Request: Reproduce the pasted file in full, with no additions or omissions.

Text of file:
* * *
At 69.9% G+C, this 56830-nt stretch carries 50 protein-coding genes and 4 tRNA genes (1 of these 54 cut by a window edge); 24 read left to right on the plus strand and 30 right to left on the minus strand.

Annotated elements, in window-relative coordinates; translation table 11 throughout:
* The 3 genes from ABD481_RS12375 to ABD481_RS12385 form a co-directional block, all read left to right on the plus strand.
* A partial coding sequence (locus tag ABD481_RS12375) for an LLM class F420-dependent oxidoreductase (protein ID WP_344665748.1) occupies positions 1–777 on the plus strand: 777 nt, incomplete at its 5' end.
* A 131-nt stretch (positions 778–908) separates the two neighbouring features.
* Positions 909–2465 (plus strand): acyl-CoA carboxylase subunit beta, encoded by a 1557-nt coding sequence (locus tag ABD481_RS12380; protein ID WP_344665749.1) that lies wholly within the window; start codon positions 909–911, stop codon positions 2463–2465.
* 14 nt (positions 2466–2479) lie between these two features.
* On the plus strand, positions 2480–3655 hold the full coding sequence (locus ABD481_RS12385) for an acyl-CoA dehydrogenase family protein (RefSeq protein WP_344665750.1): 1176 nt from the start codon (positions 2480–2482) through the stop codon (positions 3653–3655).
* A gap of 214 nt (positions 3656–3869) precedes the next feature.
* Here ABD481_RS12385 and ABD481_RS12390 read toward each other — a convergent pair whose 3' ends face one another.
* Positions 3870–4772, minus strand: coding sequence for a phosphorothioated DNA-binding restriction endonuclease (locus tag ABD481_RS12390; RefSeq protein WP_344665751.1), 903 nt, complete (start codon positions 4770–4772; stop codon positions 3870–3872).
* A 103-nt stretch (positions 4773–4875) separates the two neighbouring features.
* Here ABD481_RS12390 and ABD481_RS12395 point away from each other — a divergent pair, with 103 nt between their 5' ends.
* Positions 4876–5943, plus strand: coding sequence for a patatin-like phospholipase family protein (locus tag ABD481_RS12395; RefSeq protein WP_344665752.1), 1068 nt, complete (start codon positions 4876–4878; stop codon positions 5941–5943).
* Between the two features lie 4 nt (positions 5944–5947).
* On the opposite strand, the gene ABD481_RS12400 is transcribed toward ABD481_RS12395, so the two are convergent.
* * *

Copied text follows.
At 69.9% G+C, this 56830-nt stretch carries 50 protein-coding genes and 4 tRNA genes (1 of these 54 cut by a window edge); 24 read left to right on the plus strand and 30 right to left on the minus strand.

Annotated elements, in window-relative coordinates; translation table 11 throughout:
* The 3 genes from ABD481_RS12375 to ABD481_RS12385 form a co-directional block, all read left to right on the plus strand.
* A partial coding sequence (locus tag ABD481_RS12375) for an LLM class F420-dependent oxidoreductase (protein ID WP_344665748.1) occupies positions 1–777 on the plus strand: 777 nt, incomplete at its 5' end.
* A 131-nt stretch (positions 778–908) separates the two neighbouring features.
* Positions 909–2465 (plus strand): acyl-CoA carboxylase subunit beta, encoded by a 1557-nt coding sequence (locus tag ABD481_RS12380; protein ID WP_344665749.1) that lies wholly within the window; start codon positions 909–911, stop codon positions 2463–2465.
* 14 nt (positions 2466–2479) lie between these two features.
* On the plus strand, positions 2480–3655 hold the full coding sequence (locus ABD481_RS12385) for an acyl-CoA dehydrogenase family protein (RefSeq protein WP_344665750.1): 1176 nt from the start codon (positions 2480–2482) through the stop codon (positions 3653–3655).
* A gap of 214 nt (positions 3656–3869) precedes the next feature.
* Here ABD481_RS12385 and ABD481_RS12390 read toward each other — a convergent pair whose 3' ends face one another.
* Positions 3870–4772, minus strand: coding sequence for a phosphorothioated DNA-binding restriction endonuclease (locus tag ABD481_RS12390; RefSeq protein WP_344665751.1), 903 nt, complete (start codon positions 4770–4772; stop codon positions 3870–3872).
* A 103-nt stretch (positions 4773–4875) separates the two neighbouring features.
* Here ABD481_RS12390 and ABD481_RS12395 point away from each other — a divergent pair, with 103 nt between their 5' ends.
* Positions 4876–5943, plus strand: coding sequence for a patatin-like phospholipase family protein (locus tag ABD481_RS12395; RefSeq protein WP_344665752.1), 1068 nt, complete (start codon positions 4876–4878; stop codon positions 5941–5943).
* Between the two features lie 4 nt (positions 5944–5947).
* On the opposite strand, the gene ABD481_RS12400 is transcribed toward ABD481_RS12395, so the two are convergent.